Raw Milling

Vertical roller mills are fed either through a flap-gate system or a rotary feeder. Both function with cement manufacturing equipment as airlocks to prevent unwanted air – also known as false air – from entering the mill and separator.  

When false air enters the system: 

  • The ID fans that control the flow rate into the kiln need to be larger and faster, thus more costly. 
  • Larger, quicker fans use more electricity, so they are more expensive to operate.
  • Turbulence occurs inside the mill, disrupting milling operations and often requiring that the material be reground.

As is the case in any industrial setting, downtime of cement manufacturing equipment costs both time and money. Modern rotary feeders offer greater reliability than older rotary feeders or flap-gates which require more maintenance. Flap-gates need constant tweaking to ensure the mechanism that opens and closes them works correctly while also requiring regular replacement of flap seals to preserve its airlock capabilities. 

Finish Milling

When it comes to mills used in the final phase of cement manufacturing, equipment like rotary airlocks function similarly to when used with raw materials, minimizing the amount of false air coming into the mill. Though rotary airlocks do the same job, they must deal with more demanding conditions when acting as finish mill feeders. These include:

  • Air volume that is typically higher. 
  • Additional materials that can be even more abrasive, such as gypsum, limestone and other additives. 
  • Highly abrasive and fine clinker dust, along with high-speed airflow, essentially sandblast the internal components of cement manufacturing equipment like rotary feeders. 

To curtail and control airflow going into the mill, rotary feeders need to withstand this sandblasting effect. For this reason, modern cement manufacturing equipment uses high-performance, abrasion-resistant steel.

Feeding the Kiln

Coal remains a common choice for fueling cement kilns throughout North America. Because raw coal is still used in cement manufacturing, equipment that can grind coal onsite is necessary for most cement plants. As with the actual milling of cement, manufacturing equipment used to break down the coal requires mechanisms with airlock capabilities.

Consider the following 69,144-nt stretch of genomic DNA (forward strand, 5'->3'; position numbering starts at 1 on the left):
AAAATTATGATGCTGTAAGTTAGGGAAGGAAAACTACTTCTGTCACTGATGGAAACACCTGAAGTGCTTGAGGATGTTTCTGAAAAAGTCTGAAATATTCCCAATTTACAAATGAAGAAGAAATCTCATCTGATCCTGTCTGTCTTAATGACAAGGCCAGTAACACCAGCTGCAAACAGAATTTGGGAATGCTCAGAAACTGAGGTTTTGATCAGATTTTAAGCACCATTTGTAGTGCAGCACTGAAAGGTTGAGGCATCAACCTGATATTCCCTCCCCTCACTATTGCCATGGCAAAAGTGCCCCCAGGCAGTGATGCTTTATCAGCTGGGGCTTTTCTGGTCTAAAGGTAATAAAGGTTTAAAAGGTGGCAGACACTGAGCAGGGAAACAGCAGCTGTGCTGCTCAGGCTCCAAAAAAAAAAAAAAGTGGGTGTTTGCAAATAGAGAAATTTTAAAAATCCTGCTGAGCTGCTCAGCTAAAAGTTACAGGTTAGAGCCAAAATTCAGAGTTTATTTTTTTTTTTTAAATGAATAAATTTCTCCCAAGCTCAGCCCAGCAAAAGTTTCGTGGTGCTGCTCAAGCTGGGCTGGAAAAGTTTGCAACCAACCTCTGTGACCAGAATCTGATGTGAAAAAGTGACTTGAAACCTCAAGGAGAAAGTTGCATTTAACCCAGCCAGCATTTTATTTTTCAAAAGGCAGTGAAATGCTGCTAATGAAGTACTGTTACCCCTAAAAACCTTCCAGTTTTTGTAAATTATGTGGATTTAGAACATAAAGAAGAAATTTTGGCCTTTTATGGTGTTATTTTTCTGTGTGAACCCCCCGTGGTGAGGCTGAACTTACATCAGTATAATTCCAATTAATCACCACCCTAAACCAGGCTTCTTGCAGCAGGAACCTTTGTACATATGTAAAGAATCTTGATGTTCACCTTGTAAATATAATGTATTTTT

These must be able to handle capacities from 10-100 tons hourly. Often, the raw coal comes in sizes of four inches or less and contains moisture. If shipped on open rail cars or open-top trucks, surface moisture also accumulates. The situation worsens if the coal is stored outside. Moisture creates an inherent stickiness that makes milling difficult. Flap-gates and conventional rotary feeders struggle to handle this raw coal, often underproducing cement as a result. 

Using Alternate Fuels

Cement manufacturing plants also run kilns on alternate solid fuels, such as wood or waste, including used tires, plastics, nutshells, or even garbage. For these alternative fuels, conveyancing relies on either pneumatics to directly inject the kiln’s main burner or gravity-feeding by dumping the fuel into the calciner. 

For both types of fuel systems, a rotary feeder functions like an airlock. Pneumatic conveying systems operating at 10 pounds per square inch or less need rotary feeders for introducing alternate fuels. In gravity-fed systems, they segregate negative pressure from atmospheric pressure to keep the calciner’s pressure balanced. 

Reducing Fuels

The most cutting-edge rotary airlock valves help in conveying and reducing these alternate fuels. These rotary airlocks feature blades that reduce oversized chunks that would otherwise interrupt the flow of fuel and jam the feeder. These types of airlocks decrease the amount of downtime and allow cement plants to utilize fuel that requires very little pre-processing. Additionally, when using pneumatic conveying systems for these alternative fuels, rotary feeders also act as an airlock, though they may also require metering capabilities as well. 

Dust Collection Systems

As is the case in many other industries, dust collection is necessary to ensure safety within cement manufacturing. Equipment must deal with heated and highly abrasive dust, especially from the kilns. This dust not only has the potential to damage equipment, but it can also cause health problems in workers and even explosions.  

Airlocks are important mechanisms within dust collection systems, helping prevent explosions and fires due to the dust from cement manufacturing. Equipment used in cement production dust collection systems most commonly features rotary airlock valves, although other types of airlocks can be used as well. Rotary airlock valves are one of the most versatile and vital components in many types of cement manufacturing equipment. 

While the primary purpose of rotary airlocks involves preventing air under high pressure from infiltrating lower pressure environments and causing contamination, this element of its operations can also be used for safely conveying abrasive dust waste.  Along with protecting equipment, protecting the health of workers and preventing explosions, rotary airlock valves help in the transitioning waste from dust collectors, which are pressurized, to dust collectors, which are unpressurized.